Thanks for patiently reading my thoughts and please keep up the excellent journalistic work.
Karthik Srinivasan, Ph.D.
The Prop B election is a mixture of substance and politics that has muddled the issues.
I think that we need the current, site-specific rules for the FCCC (Fletcher Cove Community Center). We need to be sure that alcohol is not linked to someone falling off that cliff. We do not want a lawsuit when the City Manger denies a usage permit. We need to understand that the old FC parking lot is gone, that the FCCC could never be built for unlimited general event usage today, and to compromise accordingly. That is what we currently have. The Prop B folks apparently disagree.
The Prop B petition forced the city council into a choice between holding a special election and accepting a poorly conceived policy that would require an election every time it had to be fixed. These were its only legal choices. The Prop B folks had alternatives that could have avoided this. They could have timed their petition so that a special election would not have been needed. They could have petitioned for an ordinary referendum on the FCCC rules instead of a proposition. What was done benefits those who want to make the council look inept, and force them out of office.
By Jan Wagner
I just returned from a full week in Las Vegas at the 2014 International CES – otherwise known as the Consumer Electronics Show. I covered far too much to report in one column so more will follow in the weeks ahead.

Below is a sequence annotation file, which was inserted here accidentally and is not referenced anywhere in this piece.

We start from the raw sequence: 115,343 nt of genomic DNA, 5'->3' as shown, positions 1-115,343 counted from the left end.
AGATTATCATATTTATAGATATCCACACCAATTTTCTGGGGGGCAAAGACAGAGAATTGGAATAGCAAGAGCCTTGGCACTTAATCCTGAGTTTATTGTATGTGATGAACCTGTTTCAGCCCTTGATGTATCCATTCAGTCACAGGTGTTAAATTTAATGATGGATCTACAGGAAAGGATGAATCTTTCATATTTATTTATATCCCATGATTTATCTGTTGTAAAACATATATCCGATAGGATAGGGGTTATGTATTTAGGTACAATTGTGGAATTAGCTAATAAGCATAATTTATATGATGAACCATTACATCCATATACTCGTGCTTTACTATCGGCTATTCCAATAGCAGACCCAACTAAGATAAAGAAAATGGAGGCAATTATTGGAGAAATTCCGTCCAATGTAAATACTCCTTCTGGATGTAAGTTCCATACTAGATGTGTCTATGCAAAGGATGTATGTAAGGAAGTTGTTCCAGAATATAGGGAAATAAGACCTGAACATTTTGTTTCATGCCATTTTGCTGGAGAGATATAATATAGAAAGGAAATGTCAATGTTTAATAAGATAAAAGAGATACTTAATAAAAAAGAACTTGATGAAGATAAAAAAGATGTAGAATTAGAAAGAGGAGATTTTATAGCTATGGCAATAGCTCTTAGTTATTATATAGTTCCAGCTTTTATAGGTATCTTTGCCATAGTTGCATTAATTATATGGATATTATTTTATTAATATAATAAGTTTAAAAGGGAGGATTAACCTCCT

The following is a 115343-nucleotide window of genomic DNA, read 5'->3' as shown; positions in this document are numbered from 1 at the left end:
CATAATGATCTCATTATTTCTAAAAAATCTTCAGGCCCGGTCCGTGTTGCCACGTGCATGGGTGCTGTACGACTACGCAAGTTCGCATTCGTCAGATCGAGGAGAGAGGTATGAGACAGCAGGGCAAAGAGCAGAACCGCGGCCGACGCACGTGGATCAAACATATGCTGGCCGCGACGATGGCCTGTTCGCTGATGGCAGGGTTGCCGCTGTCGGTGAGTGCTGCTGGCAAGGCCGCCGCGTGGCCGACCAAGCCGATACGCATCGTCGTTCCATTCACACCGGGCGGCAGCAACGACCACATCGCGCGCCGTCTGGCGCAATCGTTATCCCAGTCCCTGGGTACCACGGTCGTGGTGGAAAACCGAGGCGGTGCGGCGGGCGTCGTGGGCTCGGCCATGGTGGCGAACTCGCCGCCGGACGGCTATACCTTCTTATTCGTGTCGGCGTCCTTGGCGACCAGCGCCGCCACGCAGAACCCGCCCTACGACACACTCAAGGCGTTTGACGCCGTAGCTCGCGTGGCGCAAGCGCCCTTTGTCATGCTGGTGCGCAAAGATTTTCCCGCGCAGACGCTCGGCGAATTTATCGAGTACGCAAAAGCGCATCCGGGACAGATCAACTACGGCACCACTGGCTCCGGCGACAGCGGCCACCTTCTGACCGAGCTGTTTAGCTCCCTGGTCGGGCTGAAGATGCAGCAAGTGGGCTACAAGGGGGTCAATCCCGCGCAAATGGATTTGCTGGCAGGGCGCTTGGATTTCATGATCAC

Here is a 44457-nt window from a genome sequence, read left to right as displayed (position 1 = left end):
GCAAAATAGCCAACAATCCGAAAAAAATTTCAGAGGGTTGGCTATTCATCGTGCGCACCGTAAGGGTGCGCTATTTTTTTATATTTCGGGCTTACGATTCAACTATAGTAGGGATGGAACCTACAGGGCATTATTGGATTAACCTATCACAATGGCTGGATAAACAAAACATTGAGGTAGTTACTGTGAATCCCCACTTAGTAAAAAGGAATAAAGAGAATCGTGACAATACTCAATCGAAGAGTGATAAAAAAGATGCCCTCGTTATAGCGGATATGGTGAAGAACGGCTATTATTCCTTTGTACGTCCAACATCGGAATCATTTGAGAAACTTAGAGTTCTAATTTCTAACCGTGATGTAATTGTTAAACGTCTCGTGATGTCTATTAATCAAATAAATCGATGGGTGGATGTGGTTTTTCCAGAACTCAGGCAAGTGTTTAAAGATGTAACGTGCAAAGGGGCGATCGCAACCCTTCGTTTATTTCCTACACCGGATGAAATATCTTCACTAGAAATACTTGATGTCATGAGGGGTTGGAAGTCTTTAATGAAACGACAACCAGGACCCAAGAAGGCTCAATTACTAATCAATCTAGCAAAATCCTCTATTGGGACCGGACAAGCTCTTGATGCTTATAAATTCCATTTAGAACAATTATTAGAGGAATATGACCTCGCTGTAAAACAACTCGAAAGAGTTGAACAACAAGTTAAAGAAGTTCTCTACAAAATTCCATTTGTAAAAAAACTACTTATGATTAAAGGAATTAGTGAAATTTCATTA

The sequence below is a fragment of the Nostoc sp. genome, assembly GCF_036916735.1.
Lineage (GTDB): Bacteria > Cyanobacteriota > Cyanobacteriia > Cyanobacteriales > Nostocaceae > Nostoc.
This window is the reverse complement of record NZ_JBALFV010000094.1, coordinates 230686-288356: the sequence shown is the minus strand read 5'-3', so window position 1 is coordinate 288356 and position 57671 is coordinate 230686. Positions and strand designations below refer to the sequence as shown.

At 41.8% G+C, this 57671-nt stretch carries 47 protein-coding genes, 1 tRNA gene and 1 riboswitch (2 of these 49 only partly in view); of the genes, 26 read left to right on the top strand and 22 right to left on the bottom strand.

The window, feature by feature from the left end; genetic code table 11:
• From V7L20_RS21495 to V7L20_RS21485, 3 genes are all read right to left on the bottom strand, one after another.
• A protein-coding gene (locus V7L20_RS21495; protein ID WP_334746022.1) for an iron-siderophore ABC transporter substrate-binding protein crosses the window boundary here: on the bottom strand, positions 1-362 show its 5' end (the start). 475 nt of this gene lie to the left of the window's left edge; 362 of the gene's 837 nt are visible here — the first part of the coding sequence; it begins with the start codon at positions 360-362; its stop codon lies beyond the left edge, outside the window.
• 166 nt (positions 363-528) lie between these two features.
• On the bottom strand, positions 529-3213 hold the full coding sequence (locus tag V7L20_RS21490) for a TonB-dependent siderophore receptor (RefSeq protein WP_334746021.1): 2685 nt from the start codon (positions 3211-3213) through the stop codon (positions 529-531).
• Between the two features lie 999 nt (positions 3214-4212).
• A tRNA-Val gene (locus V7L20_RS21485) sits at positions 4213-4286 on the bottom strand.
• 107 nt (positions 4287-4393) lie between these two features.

CES is a huge, annual exhibition for the consumer electronics industry. Products include audio, video, photo gear, automotive electronics, cell phones, computers, 3-D printers, tablets and all their peripherals and accessories. Too large to be housed in just the Las Vegas Convention Center, this year the exhibit halls were also located in The Venetian, Mandalay Bay, the Las Vegas Hotel & Casino (LVH) and the Renaissance Las Vegas. Additionally, special events were held in other Las Vegas area hotels and venues.
Automotive electronics have an ever-larger presence each year with most of the major automakers in attendance. In additon to the latest and greatest in automotive audio, showgoers had the opportunity to see and ride in autonomous vehicles (they drive themselves!). We learned that fuel cell vehicles are likely to be available in the near future in California, thanks to a committment from the State to build out some needed infrastructure.
It is impossible to see everything at CES so I try to walk quickly through the many aisles, stopping every so often when something interesting or unusual catches my attention. Press conferences are held to showcase certain products and technologies. Events that include CES Unveiled, ShowsStoppers and Digital Experience! gather together a selection of products and automobiles for the Press to see in large banquet rooms.
Las Vegas is electric vehicle-friendly these days, as I discovered when I self-parked at The Venetian. There were several car chargers right next to the elevators and they were free to use.
Outside the Gibson guitars tent at the Las Vegas Convention Center, “Doc” Emmet Brown (Christopher Lloyd) stopped by to pay us a visit in his DeLorean time machine, complete with smoke effects, from “Back to the Future.” Afterwards we were able to sit in the car and have our picture taken.